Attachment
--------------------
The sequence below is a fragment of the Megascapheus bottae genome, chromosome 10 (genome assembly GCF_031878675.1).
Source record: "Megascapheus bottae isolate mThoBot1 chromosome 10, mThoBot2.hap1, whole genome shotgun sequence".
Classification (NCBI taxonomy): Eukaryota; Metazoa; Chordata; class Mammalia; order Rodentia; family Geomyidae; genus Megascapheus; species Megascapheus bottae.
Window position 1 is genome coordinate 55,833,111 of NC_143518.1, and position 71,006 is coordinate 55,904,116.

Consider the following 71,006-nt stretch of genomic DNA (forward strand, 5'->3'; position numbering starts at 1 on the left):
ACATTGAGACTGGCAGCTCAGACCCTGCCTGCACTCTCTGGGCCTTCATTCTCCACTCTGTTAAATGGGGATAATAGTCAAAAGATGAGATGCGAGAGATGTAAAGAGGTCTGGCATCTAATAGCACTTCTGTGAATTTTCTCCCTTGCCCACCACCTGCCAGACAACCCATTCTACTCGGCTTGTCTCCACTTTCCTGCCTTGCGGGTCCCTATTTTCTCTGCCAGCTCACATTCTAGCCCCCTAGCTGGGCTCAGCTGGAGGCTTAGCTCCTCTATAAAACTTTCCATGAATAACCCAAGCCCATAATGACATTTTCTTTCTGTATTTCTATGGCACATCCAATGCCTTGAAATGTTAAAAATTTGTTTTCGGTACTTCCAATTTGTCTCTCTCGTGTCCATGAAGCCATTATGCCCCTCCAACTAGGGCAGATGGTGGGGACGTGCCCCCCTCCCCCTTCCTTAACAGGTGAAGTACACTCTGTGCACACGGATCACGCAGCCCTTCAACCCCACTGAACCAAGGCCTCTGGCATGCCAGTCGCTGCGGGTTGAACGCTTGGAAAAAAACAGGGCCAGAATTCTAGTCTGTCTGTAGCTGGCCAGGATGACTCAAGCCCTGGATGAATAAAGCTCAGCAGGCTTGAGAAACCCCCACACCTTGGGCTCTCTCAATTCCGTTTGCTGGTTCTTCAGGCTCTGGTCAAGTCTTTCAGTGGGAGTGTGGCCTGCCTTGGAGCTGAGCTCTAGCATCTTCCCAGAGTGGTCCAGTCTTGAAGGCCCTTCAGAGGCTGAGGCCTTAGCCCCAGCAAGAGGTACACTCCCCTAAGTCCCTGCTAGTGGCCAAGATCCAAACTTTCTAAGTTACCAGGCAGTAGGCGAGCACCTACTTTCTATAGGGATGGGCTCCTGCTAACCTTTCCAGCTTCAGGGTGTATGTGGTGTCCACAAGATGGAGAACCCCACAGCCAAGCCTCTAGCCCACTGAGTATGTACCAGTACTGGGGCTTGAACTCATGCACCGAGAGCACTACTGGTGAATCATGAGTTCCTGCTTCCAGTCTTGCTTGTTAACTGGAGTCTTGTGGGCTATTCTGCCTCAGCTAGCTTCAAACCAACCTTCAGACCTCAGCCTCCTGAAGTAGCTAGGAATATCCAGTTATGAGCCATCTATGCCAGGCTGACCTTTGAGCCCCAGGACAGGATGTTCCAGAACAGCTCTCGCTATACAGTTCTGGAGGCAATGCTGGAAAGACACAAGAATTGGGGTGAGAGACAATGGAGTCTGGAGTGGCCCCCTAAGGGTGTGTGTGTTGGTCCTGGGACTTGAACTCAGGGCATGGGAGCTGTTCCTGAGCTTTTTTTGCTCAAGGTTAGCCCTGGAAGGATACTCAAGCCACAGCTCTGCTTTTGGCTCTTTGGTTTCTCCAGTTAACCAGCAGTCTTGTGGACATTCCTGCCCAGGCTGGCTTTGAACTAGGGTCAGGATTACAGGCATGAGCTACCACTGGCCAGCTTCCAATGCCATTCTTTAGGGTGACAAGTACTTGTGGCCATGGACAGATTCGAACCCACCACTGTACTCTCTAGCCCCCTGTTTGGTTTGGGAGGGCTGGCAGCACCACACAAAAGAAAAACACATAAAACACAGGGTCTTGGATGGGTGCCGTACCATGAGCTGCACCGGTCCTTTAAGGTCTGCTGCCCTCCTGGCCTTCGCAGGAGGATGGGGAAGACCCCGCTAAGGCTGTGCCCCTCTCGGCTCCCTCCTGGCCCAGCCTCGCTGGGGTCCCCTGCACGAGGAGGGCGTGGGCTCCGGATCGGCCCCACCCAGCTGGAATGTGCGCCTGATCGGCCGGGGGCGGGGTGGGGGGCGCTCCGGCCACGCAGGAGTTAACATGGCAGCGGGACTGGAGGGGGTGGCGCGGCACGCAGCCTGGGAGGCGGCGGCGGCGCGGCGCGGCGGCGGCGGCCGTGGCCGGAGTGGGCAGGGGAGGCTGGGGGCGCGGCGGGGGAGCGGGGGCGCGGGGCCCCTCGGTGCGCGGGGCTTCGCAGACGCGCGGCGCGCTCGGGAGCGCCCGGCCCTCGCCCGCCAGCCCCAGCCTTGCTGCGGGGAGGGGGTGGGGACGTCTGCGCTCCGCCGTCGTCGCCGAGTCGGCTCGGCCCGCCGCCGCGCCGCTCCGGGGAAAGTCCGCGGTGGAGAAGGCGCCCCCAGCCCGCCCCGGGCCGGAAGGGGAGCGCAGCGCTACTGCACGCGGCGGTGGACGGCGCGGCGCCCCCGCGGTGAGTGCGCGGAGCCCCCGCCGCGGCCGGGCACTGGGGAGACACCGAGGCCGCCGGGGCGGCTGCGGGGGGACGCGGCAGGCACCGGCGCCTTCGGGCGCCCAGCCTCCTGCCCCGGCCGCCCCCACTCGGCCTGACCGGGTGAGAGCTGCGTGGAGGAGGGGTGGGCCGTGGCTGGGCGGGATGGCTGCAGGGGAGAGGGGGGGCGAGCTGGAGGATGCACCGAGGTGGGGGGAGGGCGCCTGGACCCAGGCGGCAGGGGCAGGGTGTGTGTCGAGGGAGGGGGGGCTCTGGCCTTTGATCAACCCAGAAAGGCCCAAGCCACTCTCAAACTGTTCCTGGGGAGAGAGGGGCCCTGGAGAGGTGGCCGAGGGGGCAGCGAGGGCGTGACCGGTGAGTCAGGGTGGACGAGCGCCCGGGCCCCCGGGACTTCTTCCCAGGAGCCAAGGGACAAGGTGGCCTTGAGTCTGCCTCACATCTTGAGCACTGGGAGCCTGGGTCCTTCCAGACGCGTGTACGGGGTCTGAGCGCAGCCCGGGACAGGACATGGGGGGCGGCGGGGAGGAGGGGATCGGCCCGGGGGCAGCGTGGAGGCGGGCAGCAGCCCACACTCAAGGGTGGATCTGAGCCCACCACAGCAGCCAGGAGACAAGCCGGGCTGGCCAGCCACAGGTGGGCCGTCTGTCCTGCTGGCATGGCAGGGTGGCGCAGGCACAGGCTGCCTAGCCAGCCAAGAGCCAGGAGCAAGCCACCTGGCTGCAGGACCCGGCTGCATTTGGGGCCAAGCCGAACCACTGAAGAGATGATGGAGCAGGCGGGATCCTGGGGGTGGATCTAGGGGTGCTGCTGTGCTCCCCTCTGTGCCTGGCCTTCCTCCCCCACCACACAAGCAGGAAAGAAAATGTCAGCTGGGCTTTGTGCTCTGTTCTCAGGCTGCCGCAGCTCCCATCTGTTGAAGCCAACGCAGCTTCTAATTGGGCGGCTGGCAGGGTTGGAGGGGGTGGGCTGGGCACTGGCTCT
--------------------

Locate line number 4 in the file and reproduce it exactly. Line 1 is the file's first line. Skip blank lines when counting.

Window position 1 is genome coordinate 55,833,111 of NC_143518.1, and position 71,006 is coordinate 55,904,116.